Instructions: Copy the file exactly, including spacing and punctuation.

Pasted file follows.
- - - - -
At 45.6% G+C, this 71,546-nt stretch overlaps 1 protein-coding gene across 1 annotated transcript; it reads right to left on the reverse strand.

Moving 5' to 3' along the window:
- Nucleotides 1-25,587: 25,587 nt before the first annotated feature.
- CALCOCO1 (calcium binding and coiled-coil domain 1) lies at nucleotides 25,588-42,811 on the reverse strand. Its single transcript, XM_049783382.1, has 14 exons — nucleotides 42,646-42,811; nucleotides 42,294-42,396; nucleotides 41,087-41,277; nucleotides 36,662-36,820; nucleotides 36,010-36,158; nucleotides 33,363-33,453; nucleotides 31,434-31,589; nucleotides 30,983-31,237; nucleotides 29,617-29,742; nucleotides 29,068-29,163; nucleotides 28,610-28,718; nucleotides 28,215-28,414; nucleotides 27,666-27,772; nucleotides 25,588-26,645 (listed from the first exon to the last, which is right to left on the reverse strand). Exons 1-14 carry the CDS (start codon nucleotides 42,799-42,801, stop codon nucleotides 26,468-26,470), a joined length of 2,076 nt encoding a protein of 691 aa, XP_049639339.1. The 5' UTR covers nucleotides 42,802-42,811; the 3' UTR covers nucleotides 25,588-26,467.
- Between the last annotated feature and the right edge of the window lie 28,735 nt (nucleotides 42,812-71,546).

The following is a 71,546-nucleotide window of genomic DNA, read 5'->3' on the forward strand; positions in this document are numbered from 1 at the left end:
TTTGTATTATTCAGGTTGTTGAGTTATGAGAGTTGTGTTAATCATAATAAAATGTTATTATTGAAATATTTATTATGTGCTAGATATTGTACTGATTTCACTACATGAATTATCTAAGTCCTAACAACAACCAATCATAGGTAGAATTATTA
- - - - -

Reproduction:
At 45.6% G+C, this 71,546-nt stretch overlaps 1 protein-coding gene across 1 annotated transcript; it reads right to left on the reverse strand.

Moving 5' to 3' along the window:
- Nucleotides 1-25,587: 25,587 nt before the first annotated feature.
- CALCOCO1 (calcium binding and coiled-coil domain 1) lies at nucleotides 25,588-42,811 on the reverse strand. Its single transcript, XM_049783382.1, has 14 exons — nucleotides 42,646-42,811; nucleotides 42,294-42,396; nucleotides 41,087-41,277; nucleotides 36,662-36,820; nucleotides 36,010-36,158; nucleotides 33,363-33,453; nucleotides 31,434-31,589; nucleotides 30,983-31,237; nucleotides 29,617-29,742; nucleotides 29,068-29,163; nucleotides 28,610-28,718; nucleotides 28,215-28,414; nucleotides 27,666-27,772; nucleotides 25,588-26,645 (listed from the first exon to the last, which is right to left on the reverse strand). Exons 1-14 carry the CDS (start codon nucleotides 42,799-42,801, stop codon nucleotides 26,468-26,470), a joined length of 2,076 nt encoding a protein of 691 aa, XP_049639339.1. The 5' UTR covers nucleotides 42,802-42,811; the 3' UTR covers nucleotides 25,588-26,467.
- Between the last annotated feature and the right edge of the window lie 28,735 nt (nucleotides 42,812-71,546).

The following is a 71,546-nucleotide window of genomic DNA, read 5'->3' on the forward strand; positions in this document are numbered from 1 at the left end:
TTTGTATTATTCAGGTTGTTGAGTTATGAGAGTTGTGTTAATCATAATAAAATGTTATTATTGAAATATTTATTATGTGCTAGATATTGTACTGATTTCACTACATGAATTATCTAAGTCCTAACAACAACCAATCATAGGTAGAATTATTA